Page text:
Well, this weekend I went to get Michael’s hair cut. As we were getting ready to leave, Freddy asked when we would be moving. I told him, in the the beginning of July.

He said to me…..ready…..I hope you are sitting….

He said to me, “My wife and I talked. We will go down to Virginia before the school year starts, so I can cut Michael’s hair.”

I thought I was hearing things. I must have looked like a deer in the headlights and I obviously thought that he was joking. As a matter of fact, I must have asked six or seven times if he was. He was NOT. He was dead serious. He also was not already planning to go to Virginia. The purpose of his trip, from New Jersey to Virginia, would be to cut Michael’s hair.

How do you thank someone for a gift like that? How do you make them understand just how much the gesture means? I still am not sure.
A gift certificate?
A kidney, maybe?

For now, this post is my thanks to you Freddy. You have no idea what that means to me…what it will mean to Michael. You have shown a level of kindness that I don’t know I could ever repay you for.



Both of those pictures were taken after Michael’s very first visit to Freddy’s

I can’t avoid it

This is somewhat personal, but I feel like I need to share it. I have talked once before, quite a while ago, about anxiety. My dad had it. I know I have it. I always have.

Something about me:
I am an avoider. If something bothers me, I try like hell to push it to the back of my mind. I avoid confrontation. I avoid doctors. I…just avoid.

There is a lot going on in my life. We are moving. A big move, out of state. It is taking me from my comfort zone. It is taking me from everything familiar.  There is a lot of uncertainty. I am worried…about everything.

Presently, I feel like there is more going on than run of the mill anxiety. I have never felt like an elephant was sitting on my chest, stealing my breath. An elephant sitting on my shoulders, weighing me down. Lately, those feelings are becoming more of my everyday, than not. I feel paralyzed by the thoughts that are constantly swirling around in my head. I can’t avoid it, no matter how hard I have been trying.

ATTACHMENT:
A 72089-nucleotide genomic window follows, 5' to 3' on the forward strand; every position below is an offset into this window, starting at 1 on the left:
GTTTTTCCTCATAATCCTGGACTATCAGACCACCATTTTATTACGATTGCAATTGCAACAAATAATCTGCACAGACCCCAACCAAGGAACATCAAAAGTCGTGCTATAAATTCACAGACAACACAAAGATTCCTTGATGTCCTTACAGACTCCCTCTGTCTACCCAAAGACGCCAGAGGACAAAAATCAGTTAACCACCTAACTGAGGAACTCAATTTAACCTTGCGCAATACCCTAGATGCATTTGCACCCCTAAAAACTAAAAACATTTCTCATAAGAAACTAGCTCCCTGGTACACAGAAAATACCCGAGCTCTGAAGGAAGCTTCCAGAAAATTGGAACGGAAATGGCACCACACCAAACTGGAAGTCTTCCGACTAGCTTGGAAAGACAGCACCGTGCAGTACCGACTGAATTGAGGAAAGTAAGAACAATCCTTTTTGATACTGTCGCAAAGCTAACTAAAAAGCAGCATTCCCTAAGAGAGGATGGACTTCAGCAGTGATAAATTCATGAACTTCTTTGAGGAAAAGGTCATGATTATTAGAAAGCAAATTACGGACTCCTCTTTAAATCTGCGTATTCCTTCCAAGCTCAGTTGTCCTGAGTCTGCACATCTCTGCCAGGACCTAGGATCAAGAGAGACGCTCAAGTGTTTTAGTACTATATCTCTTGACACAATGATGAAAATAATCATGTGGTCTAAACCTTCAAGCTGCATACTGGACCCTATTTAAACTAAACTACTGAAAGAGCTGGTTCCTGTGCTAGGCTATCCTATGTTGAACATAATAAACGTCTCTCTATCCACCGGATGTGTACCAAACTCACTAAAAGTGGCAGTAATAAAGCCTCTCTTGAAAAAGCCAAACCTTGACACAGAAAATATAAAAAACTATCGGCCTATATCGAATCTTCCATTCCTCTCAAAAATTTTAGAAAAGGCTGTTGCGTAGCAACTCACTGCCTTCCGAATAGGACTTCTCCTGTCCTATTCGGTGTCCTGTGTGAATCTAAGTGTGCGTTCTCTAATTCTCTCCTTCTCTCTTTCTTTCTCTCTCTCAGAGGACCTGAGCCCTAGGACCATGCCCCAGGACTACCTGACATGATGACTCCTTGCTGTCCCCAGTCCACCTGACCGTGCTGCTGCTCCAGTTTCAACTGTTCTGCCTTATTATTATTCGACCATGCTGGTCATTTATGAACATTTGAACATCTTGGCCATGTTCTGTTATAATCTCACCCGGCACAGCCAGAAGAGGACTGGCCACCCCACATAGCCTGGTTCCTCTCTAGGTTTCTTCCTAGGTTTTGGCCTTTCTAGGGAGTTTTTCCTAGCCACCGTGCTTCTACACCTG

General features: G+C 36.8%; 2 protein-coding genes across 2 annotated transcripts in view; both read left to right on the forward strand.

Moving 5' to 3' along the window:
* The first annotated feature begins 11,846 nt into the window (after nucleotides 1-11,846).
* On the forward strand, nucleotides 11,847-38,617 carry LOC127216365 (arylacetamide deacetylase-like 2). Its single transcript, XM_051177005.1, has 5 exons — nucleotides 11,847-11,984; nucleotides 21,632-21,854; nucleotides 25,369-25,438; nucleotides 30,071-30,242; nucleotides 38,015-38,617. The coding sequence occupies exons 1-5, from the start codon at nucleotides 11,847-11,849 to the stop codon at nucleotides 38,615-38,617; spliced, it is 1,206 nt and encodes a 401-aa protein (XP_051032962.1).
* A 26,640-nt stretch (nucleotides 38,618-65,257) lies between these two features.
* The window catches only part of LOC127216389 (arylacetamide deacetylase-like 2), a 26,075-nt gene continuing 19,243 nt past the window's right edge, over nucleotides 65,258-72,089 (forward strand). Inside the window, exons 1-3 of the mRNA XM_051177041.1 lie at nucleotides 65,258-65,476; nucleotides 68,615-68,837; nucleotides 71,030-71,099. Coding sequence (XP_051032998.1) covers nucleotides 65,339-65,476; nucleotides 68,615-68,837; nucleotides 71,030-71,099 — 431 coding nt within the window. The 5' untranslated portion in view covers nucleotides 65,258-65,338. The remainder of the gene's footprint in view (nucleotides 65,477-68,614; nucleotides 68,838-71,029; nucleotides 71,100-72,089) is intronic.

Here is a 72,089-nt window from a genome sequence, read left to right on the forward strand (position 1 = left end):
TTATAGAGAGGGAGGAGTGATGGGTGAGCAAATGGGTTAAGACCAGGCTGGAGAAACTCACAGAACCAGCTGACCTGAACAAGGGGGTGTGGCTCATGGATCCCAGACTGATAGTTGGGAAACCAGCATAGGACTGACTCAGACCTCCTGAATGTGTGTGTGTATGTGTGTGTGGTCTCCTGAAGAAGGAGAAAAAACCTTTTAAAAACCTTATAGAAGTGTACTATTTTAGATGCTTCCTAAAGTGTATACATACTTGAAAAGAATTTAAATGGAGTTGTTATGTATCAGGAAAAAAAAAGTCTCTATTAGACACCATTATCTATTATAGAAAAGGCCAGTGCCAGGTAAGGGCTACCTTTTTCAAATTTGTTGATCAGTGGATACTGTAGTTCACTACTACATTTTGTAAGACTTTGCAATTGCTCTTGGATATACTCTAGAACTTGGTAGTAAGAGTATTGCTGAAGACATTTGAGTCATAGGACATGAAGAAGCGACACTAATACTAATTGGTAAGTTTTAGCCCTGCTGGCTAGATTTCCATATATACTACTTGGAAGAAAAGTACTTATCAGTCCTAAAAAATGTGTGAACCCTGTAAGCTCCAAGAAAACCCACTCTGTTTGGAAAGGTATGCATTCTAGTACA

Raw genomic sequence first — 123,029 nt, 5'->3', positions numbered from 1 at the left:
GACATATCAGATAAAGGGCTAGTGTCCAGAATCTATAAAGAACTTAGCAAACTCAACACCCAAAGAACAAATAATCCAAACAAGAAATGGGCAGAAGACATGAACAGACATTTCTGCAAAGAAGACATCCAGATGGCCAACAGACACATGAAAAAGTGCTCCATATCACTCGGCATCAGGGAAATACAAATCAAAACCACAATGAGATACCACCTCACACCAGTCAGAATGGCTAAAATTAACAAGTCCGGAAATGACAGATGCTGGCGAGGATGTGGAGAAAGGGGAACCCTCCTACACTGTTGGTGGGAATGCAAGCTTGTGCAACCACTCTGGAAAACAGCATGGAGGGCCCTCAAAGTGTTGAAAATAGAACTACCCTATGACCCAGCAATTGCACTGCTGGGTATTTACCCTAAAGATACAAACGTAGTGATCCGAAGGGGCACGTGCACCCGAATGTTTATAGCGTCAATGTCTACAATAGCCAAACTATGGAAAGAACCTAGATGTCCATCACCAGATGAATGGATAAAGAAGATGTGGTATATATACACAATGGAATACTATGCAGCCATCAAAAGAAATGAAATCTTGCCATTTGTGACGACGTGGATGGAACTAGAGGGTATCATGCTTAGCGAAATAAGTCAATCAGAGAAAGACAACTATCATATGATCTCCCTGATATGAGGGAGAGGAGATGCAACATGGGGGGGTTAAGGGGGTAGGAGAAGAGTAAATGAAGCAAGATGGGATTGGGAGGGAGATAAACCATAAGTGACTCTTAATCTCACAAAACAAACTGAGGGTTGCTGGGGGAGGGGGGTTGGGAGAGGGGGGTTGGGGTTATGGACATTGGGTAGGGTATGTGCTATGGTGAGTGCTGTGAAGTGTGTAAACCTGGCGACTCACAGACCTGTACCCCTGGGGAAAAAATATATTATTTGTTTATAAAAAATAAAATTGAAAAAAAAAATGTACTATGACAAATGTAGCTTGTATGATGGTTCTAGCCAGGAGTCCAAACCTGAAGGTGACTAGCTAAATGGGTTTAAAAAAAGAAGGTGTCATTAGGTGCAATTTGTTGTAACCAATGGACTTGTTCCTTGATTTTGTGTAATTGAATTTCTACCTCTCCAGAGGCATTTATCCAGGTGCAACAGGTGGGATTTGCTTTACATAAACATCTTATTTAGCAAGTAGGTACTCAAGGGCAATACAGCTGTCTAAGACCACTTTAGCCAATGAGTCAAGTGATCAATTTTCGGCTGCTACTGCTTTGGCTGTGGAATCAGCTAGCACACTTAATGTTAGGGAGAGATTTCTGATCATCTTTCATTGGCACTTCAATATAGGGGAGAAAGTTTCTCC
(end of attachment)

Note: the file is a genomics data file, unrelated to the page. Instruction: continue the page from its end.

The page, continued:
I have talked about this feeling with Jason, and a friend or two. The concensus…I need to go back to the doctor. I need to get something that will take this horrible feeling away. I need to be able to focus. I need to not feel like I want to throw the covers over my head, and hide in bed all day. I think people would be suprised to learn I have been feeling this way.

I need to stop making excuses for NOT going to the doctor. Because really, I can roll the excuse list out like a mile long red carpet. Already, a week or two has gone by since this started. I still have not gone to the doctor. That excuse list is pretty damn long. I guess I am putting this out there for me…to sort of be held accountable. To get it out of my head. Also, I know I can’t be the only one to feel like this. The only person that can help me, is me. I can’t avoid it any longer.


This little girl

You all know I have talked so many times in the past about Jordan. She is Michael’s younger sister. Younger, but not by much. They are only 14 months apart.

She is truly an amazing little girl. I really am not only saying that, because she is mine. She has this quality about her. Is it because she has an older brother with special needs? Would she be this way if he was not autistic? I don’t know the answers to either of those questions. What I do know is that there are times that I am completely in awe of this little seven year old girl. She is wise beyond her years…exponentially.